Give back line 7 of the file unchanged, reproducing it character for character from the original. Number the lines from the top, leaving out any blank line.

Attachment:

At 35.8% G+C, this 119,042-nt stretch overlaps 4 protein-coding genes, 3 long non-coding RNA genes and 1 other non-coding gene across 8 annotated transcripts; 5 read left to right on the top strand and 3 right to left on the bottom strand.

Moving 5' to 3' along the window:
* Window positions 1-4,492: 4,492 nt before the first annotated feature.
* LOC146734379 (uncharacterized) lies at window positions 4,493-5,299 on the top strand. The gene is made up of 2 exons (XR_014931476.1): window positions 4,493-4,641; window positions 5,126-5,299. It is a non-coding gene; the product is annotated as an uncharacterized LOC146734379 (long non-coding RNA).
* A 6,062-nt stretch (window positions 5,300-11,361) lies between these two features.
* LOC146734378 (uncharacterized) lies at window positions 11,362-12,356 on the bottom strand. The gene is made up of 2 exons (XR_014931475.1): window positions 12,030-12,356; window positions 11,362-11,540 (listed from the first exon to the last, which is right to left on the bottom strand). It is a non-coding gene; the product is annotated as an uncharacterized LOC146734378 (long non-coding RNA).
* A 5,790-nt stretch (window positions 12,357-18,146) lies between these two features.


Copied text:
* A 5,790-nt stretch (window positions 12,357-18,146) lies between these two features.